(Reuters) - Putting a value on nature and the services it provides is crucial to protect the world’s forests, oceans, reefs and rivers from destruction, a major United Nations-backed report said on Wednesday.
The report by The Economics of Ecosystems and Biodiversity, a research initiative also backed by the European Commission, highlights the multi-trillion dollar benefits nature provides to farmers, businesses, cities and entire economies.
Yet much of these benefits are taken for granted, TEEB says, leading to incentives that are perpetuating the destruction of nature and raising the risks of an environmental crisis that could harm livelihoods, human health and food and water supplies.
Following are examples of the services nature provides and some of the key recommendations from the report released on the sidelines of a major U.N. conference in Japan aimed at combating accelerating losses of plant and animal species. WHAT
DOES NATURE PROVIDE?
-- Forests: Cover about a third of the Earth’s land surface and are estimated to contain more than half of all land species, mainly in the tropics.
Provide livelihoods to rural communities, help regulate the climate by soaking up large amounts of planet-warming carbon dioxide, control erosion, act as water storages for rivers, filtering water in the process and provide pollination for nearby crops such as coffee and fruit trees.
-- Coral reefs: About 30 million people are wholly reliant on reefs for food and other goods for income. Reefs also provide protection from storms, are valuable for tourism and can boost local real estate prices.
-- Wetlands: Can reduce pollution by acting as filters, boost flood protection from storms, act as breeding grounds for fish.
-- Rivers: Lifelines for agriculture, towns and cities. Used to generate electricity and transport goods and people.
* Make nature visible:
Decision makers need to assess the role of nature’s richness and ecosystem services in economic activity. They also need matching analysis of how costs and benefits of ecosystem services are spread across society, with public disclosure and accountability for impacts on nature.
* The bottom line and beyond:
Better accounting of business impacts and benefits from nature can spur change in business investment and operations.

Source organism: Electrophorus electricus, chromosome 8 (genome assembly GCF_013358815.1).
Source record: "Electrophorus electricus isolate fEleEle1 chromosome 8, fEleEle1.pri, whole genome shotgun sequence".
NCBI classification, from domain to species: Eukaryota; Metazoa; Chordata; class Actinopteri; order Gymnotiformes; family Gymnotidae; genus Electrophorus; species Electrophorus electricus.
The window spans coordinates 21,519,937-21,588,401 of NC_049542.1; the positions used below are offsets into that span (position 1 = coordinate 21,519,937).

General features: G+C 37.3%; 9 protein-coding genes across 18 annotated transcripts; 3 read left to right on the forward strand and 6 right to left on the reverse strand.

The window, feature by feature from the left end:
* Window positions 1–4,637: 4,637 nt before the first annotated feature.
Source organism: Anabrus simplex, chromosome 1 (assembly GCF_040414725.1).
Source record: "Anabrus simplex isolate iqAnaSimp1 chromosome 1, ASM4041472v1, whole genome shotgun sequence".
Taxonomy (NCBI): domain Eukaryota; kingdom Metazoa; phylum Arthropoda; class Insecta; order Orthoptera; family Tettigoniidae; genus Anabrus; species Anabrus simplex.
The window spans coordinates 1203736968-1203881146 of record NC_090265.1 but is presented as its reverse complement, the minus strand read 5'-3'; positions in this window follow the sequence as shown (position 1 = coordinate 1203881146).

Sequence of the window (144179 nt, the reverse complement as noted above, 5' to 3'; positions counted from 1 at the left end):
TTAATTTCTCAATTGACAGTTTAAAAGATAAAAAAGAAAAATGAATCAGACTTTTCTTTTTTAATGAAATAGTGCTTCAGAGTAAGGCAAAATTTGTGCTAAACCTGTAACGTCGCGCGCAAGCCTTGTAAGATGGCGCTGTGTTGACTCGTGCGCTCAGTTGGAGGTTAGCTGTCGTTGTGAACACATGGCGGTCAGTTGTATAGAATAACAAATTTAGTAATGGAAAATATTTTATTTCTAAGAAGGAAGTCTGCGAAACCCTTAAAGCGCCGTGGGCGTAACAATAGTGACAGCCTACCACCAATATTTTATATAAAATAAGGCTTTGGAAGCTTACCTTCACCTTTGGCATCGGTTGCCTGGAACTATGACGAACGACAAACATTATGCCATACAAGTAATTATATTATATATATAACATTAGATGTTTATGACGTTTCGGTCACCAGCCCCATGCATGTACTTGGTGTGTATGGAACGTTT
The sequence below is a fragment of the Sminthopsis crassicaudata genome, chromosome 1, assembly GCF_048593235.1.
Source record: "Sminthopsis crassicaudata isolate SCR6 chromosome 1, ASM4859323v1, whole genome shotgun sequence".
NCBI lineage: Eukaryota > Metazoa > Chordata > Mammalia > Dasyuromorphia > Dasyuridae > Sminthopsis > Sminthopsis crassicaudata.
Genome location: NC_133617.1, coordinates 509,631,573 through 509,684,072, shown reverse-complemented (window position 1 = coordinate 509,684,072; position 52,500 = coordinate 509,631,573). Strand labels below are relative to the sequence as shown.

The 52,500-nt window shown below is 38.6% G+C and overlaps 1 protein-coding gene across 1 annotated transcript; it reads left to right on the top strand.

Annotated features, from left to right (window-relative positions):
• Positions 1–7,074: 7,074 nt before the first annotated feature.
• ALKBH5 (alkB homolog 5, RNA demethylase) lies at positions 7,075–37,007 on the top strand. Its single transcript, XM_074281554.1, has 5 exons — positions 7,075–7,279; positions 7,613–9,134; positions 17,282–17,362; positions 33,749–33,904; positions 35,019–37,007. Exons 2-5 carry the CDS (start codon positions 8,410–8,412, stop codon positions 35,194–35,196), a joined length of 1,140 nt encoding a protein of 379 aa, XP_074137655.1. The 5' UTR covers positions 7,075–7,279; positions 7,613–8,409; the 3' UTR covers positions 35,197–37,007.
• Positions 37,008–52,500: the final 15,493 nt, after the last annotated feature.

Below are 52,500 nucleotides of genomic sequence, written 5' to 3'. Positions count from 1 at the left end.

Annual reports and accounts should disclose details such as environmental liabilities and changes in natural assets not currently included in the statutory accounts.
* Mainstreaming the economics of nature:
Full value of biodiversity and ecosystem services in decision making can be achieved if their sustainable management is recognized as an opportunity and not a constraint on development.
The value of nature’s services needs to be included in:
Economic, trade and development policies; transport, energy and mining; agriculture, fisheries and forestry; corporate financial and social responsibility management and reporting; development policies and local, regional and national planning; and public procurement and private consumption
* Using nature to fight climate change:
Maintaining, restoring or enhancing services provided by ecosystems, such as mangroves, other wetlands and forest watersheds can compare favorably with man-made infrastructure, such as wastewater treatment plants or dykes, TEEB says.
* Valuing protected areas:
The benefits from setting up and managing protected areas on land and ocean reserves can outweigh the loss of economic activity. Ecosystem valuation can help to justify protected areas, identify funding and investment and guide conservation priorities.
Editing by Alex Richardson
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